• Qualcomm Quick Charge 4: The Snapdragon 660 and 630 Mobile Platforms feature the latest innovations in Quick Charge technology, which supports up to 5 hours of talk time in just 5 minutes of charging and up to 50 percent battery life in just 15 minutes of charging;
  • Security: Both platforms support Qualcomm Mobile Security, which provides security focused hardware-based protection, user authentication and device attestation on the mobile device;
  • Machine Learning: OEMs and developers can also power immersive and engaging user experiences with machine learning on the Snapdragon 660 and 630 Mobile Platforms using the Snapdragon Neural Processing Engine SDK. This heterogeneous software framework offers support for Caffe/Caffe2 and TensorFlow, making it easy to target and run neural networks on the Snapdragon core that matches the power and performance profile of the desired feature – CPU, GPU or DSP/HVX.

The Snapdragon 660 and 630 Mobile Platforms share the same modem and camera architecture, and are pin and software compatible, making it simpler and easier for original equipment manufacturers (OEMs) to build, test and calibrate their devices. Both platforms use a 14nm FinFET process and provide 4K video capture and playback capabilities, along with 8GB maximum memory and Vulkan API support. Additionally, the Snapdragon 660 Mobile Platform supports displays up to QHD (2K) resolution, whereas the 630 supports FHD/QXGA (1080p).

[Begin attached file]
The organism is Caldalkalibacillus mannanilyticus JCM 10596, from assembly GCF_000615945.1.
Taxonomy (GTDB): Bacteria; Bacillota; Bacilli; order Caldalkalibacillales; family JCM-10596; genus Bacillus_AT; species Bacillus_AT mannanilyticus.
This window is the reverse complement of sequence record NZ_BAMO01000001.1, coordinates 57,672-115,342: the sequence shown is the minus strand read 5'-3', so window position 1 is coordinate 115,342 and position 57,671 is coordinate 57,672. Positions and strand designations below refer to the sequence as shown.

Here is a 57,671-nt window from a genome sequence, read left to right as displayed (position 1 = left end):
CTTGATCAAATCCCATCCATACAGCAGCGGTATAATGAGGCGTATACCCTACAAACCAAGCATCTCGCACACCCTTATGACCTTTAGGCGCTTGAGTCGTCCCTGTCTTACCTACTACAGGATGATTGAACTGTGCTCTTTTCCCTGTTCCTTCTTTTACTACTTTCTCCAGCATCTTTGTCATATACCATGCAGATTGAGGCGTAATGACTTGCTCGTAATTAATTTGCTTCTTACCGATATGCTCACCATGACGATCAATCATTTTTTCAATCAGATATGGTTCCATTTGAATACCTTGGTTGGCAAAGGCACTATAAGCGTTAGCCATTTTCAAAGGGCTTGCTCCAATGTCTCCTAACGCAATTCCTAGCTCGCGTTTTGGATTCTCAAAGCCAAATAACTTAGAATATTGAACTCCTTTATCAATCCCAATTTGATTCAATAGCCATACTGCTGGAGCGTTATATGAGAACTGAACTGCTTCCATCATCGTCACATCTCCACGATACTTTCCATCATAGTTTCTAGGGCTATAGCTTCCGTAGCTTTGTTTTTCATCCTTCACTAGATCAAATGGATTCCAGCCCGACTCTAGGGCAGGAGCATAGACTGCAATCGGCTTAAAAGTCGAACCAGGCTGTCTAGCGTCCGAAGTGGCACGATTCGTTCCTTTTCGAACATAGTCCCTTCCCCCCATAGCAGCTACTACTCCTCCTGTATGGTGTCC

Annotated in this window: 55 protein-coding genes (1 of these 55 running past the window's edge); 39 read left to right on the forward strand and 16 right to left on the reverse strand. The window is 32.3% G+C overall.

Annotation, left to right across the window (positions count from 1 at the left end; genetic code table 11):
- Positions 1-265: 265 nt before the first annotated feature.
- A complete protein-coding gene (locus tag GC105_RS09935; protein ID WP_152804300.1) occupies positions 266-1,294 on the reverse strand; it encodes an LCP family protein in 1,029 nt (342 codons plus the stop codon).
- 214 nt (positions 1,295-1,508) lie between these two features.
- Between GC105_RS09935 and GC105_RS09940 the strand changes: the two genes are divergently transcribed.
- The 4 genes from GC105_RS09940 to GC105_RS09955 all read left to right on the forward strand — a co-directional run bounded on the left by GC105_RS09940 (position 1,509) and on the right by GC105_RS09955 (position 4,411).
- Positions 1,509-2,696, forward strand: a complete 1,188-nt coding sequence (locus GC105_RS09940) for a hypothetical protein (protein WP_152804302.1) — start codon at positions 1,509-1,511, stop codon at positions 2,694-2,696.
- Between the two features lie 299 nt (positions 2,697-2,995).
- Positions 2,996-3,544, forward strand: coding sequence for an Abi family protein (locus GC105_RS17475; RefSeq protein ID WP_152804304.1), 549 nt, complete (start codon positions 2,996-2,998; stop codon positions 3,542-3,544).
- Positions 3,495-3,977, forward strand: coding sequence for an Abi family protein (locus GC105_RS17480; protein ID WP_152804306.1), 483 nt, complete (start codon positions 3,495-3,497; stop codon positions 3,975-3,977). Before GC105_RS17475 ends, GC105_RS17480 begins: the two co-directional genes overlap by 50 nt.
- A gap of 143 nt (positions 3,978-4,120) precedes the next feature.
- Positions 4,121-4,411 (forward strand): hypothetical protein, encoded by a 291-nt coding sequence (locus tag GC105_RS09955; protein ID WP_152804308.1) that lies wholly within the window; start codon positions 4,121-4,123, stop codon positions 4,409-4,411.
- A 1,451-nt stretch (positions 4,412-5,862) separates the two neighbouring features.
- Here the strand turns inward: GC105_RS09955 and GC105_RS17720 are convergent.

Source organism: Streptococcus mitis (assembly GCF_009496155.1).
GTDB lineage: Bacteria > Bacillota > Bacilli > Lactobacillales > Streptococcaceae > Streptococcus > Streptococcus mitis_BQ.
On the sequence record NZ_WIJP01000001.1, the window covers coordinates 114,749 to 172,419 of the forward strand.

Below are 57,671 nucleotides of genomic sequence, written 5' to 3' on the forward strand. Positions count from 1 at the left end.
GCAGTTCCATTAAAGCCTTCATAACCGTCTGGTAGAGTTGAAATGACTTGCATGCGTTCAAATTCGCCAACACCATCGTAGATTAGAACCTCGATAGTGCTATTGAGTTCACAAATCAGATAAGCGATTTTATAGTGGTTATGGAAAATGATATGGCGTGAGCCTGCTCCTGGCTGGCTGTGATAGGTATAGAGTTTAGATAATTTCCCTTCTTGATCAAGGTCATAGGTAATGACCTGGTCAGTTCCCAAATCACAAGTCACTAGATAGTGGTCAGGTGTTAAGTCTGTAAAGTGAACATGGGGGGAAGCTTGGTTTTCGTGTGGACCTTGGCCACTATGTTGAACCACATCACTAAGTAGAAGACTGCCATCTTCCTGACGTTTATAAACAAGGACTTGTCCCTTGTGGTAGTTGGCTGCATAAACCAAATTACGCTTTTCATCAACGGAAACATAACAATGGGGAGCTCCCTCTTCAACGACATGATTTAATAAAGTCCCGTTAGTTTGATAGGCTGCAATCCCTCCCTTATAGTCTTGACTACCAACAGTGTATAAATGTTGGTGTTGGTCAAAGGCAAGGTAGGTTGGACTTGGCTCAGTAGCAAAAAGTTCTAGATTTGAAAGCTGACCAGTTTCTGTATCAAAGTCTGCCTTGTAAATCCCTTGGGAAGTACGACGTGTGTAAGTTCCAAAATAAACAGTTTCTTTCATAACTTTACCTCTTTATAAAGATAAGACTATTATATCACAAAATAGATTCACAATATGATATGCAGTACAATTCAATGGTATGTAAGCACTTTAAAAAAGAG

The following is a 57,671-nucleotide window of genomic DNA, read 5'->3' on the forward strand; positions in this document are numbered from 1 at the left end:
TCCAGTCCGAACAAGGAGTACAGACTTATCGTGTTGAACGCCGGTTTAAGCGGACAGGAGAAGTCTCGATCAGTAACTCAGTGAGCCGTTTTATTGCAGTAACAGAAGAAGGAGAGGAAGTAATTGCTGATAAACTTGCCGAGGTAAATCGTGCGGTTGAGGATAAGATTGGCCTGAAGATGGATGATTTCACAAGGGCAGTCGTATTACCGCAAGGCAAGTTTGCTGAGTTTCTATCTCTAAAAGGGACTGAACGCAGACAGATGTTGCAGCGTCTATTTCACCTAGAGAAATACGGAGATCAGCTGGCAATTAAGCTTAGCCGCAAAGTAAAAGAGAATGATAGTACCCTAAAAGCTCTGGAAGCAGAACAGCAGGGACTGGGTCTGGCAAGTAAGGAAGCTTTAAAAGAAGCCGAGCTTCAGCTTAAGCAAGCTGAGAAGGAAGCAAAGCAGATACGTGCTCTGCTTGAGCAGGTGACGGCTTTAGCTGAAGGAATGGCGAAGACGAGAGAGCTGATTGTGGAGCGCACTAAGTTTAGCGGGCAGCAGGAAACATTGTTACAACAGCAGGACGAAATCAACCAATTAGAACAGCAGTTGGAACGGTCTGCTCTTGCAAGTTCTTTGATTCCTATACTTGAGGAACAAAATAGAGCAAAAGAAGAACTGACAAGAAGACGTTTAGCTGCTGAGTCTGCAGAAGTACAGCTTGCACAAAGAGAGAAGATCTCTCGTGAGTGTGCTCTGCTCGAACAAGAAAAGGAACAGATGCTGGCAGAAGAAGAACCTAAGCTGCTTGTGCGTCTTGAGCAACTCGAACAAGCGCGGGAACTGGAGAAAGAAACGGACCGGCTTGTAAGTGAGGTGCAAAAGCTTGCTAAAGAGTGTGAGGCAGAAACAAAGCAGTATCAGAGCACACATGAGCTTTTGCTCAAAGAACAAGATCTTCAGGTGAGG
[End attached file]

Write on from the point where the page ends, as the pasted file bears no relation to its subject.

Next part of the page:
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Huawei Mate 20 unveils ‘higher intelligence’

The new Mate 20 series, launching in South Africa today, includes a 7.2″ handset, and promises improved AI.

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Huawei Consumer Business Group today launches the Huawei Mate 20 Series in South Africa.

The phones are powered by Huawei’s densest and highest performing system on chip (SoC) to date, the Kirin 980. Manufactured with the 7nm process, incorporating the Cortex-A76-based CPU and Mali-G76 GPU, the SoC offers improved performance and, according to Huawei, “an unprecedented smooth user experience”.